Glen Yeung – Citigroup

Is there an ecosystem in the sever market or the data center market that needed to have like [software] for example, I know when graphics came on there was some software within these two…

John P. Daane

So if you’ve got search there are couple of companies that develop their own search algorithms And so therefore they can hire RTL engineers, hardware engineers in order to program or reprogram some algorithms on their own and that’s fine for those guys.

If you want to take it more broadly to for instance oil exploration or high frequency trading or some of the other markets that would like to take advantage of running math algorithm fast but don’t want to hire hardware people they just want to program it and then see, what Altera did is we developed to open CL. And actually IBM was the company that pushed us into this originally as a partnership with them and we are working with the other computer manufacturers as well.

And by having this, which is unique to Altera we are the only PLD manufacturer, we’ve got a way to program our devices through C, don’t have to touch any of our tools and now you can program the FPGA in exactly the same way that you program your CPU. And it’s opened up the FPGA opportunities suddenly to the software developers.

And the importance of that is out of every ten engineers nine of them are software engineers only one is a hardware engineer. So we’ve literally opened up programmable logics to the other nine-tenths of the engineering world, to server, people who program for servers across many different applications of market. So we think that’s going to provide and really accelerate our computer growth story.

Glen Yeung – Citigroup

It sounds like you are typically oriented towards the high end server.

John P. Daane

High end server won’t be in the low end Blade servers that people are using for generic capability. It’s really that you have some scientific application that you need to accelerate. And of you think of math algorithms generally that is where we will be adopted and there will be an exploration, that will be scientific, high performance computing for agencies within the military environment for encryption decryption, for search for compression of photographs, high frequency trading, just general trading in general.

But actually it proves to be a very large portion of the total servers that are being shipped today. And if you look at Altera we are now in four of the five largest server manufacturers and users which is great progress in a very short period of time which is why that business is going so fast.

Glen Yeung – Citigroup

Do you have a sense of what your share in this opportunity?

John P. Daane

I think probably we are number one and I think we’ll definitely because we have the open CL, C like programming which is unique to us, because we’ve have so much momentum with the computer manufacturers I think that’s a market from which we will certainly get the most benefit from.

Glen Yeung – Citigroup

Interesting, thinking about industrial and what do you think characterize as an industrial automotive? Every chip company that says this is really what we want to be. Right so and you get to know on time so that’s the good news. Where is the opportunity, what does the landscape looks like there for you?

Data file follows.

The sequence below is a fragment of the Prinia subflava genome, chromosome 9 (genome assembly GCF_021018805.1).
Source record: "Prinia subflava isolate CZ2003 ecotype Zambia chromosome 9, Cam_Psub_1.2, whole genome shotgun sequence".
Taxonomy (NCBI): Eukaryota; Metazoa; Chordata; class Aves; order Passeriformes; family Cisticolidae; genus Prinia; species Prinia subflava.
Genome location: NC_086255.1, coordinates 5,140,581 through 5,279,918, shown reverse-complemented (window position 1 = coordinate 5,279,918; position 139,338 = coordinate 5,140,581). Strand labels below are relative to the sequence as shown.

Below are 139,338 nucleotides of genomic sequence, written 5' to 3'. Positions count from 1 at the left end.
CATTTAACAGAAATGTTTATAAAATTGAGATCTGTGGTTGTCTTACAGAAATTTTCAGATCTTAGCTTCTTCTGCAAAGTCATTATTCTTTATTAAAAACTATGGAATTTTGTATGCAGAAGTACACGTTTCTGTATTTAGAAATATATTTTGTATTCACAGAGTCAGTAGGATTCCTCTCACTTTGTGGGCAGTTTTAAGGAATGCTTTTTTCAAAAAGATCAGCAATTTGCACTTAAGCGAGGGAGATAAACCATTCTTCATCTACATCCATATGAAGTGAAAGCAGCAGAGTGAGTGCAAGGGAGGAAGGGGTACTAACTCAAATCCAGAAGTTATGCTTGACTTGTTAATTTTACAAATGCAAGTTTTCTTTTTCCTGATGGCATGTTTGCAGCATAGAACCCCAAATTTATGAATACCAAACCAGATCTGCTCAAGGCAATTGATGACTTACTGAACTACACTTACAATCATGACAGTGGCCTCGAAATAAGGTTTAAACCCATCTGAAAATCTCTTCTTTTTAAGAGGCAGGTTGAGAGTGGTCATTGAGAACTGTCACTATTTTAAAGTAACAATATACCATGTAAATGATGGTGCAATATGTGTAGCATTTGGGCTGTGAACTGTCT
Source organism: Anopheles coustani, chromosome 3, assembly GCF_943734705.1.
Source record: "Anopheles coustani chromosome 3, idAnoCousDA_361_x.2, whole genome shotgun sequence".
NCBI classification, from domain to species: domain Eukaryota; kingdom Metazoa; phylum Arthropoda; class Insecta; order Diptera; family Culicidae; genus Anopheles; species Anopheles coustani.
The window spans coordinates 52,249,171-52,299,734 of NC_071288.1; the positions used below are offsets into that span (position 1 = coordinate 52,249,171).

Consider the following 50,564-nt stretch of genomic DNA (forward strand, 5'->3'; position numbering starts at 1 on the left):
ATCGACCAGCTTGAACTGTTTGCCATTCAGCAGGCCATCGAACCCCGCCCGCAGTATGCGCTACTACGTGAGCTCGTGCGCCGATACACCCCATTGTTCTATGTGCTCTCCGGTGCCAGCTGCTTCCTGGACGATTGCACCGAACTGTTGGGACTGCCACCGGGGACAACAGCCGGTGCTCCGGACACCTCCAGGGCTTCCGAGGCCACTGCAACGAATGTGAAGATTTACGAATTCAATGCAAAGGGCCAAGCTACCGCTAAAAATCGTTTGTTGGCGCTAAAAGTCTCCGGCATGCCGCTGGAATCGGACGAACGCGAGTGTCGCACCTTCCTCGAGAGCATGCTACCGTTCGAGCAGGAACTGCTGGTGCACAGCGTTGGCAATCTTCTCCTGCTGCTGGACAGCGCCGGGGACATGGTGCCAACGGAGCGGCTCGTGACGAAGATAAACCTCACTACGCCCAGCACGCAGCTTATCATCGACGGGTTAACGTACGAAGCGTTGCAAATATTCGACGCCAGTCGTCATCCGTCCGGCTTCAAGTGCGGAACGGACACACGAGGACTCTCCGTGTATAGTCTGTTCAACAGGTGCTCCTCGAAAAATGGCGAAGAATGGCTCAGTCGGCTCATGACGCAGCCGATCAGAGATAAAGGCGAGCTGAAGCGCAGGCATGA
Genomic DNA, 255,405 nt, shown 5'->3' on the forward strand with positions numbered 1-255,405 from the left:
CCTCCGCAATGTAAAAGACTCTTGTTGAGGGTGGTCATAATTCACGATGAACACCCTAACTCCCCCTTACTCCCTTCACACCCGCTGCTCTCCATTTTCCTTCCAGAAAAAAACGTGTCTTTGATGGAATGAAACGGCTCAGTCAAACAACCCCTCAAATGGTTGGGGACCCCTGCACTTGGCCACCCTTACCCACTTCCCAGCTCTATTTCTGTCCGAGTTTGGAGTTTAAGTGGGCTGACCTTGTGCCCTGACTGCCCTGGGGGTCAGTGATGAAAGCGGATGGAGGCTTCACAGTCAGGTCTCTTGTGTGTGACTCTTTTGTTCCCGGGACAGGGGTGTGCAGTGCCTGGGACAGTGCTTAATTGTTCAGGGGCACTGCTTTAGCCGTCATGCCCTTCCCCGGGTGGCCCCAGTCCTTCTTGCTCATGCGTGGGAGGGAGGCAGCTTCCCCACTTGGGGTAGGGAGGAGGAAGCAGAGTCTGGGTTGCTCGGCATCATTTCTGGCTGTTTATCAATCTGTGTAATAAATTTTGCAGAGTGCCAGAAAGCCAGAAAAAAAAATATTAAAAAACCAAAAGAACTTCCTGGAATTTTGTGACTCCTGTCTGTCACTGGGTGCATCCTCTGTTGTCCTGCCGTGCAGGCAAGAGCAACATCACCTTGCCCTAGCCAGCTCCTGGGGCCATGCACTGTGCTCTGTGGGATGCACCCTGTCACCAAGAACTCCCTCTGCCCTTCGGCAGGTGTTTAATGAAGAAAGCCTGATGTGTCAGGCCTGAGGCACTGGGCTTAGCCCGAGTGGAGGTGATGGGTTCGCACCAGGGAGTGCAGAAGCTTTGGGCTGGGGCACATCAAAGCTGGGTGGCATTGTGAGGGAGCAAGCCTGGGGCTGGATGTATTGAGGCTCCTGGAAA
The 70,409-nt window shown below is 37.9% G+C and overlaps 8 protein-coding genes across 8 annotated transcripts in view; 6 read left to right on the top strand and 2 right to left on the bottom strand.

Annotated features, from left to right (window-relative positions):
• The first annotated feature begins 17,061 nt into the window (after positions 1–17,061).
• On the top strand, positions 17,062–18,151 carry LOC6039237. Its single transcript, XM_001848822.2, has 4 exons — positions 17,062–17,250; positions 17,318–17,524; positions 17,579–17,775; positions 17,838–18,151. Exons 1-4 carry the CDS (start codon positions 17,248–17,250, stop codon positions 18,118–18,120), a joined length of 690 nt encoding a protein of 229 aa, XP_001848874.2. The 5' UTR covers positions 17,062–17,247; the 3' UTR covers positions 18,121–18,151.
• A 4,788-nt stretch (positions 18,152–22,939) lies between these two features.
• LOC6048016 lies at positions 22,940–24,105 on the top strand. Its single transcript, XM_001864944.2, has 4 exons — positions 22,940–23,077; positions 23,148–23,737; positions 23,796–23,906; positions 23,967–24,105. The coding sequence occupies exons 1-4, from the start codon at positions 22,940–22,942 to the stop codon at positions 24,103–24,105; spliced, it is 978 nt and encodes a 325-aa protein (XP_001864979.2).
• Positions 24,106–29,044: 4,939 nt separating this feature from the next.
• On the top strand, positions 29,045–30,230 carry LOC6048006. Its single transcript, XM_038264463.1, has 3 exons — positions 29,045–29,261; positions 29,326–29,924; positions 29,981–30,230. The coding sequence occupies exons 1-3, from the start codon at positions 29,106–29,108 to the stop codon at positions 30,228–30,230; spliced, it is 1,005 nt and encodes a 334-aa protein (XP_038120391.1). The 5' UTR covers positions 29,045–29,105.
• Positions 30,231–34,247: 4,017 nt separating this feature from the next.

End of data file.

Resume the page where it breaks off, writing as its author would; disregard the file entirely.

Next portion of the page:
John P. Daane

So industrial did bottom for us in calendar quarter Q1, grew in Q2. There are a number of applications from which we can grow and we have the embedded CPUs as an industry both ourselves and Xilinx have done this where we put ARM microprocessors inside of our FPGA that really it allows us to displace all those embedded microprocessors that many people developed in the market place.

We are much more flexible, we can make -- you have the CPU you can use the FPGA in order to put it in your own blocks to make your own microprocessor if you will which is very exciting for a lot of industrial companies. So we think we can grow very well there. Automotive has been in cabin electronics , camera systems, car navigation systems today adding a driver-assist radar system is where FPGAs are being adopted.

I would say out of the FPGA industry today which is roughly a $5 billion industry, automotive is about 3% of that. But for us as an example, automotive last quarter was up 25% year-on-year. So it’s growing at a very good clip as our products are being integrated.

Why FPGAs? Well, if you look actually look at automotive, the numbers of models is actually fragmented. And so there is a lot of low and medium volume applications within these auto manufacturers. Additionally, for guys like Bosch and Denso, who make the equipment for the end auto company themselves, what they like to do is leverage their R&D, create one card and then reprogram that through software in order to add new features or make it display differently for each auto manufacturer without having to redo cards from scratch. And the FPGA is perfect for that because of it allows that re-programmability.

And so we’re seeing a lot of adoption within the auto industry and certainly growing very quickly for ourselves and I would bet our competition is growing just as quickly there.

Glen Yeung – Citigroup

And just to clarify the portion of business that’s associated with auto and industrial and mobile…

John P. Daane

Yes, industrial for us, and again, industrial is different for everybody. We break out tests separately. We broke out medical separately. We break out military separately for industrials, just industrials. So this is the equipment that will go into your automated bread slicers and everything that goes through manufacturing. And there is probably -- industrial's about 10%ish, a little bit higher as a percentage of our overall business, automotive is about a 3% as a breakdown.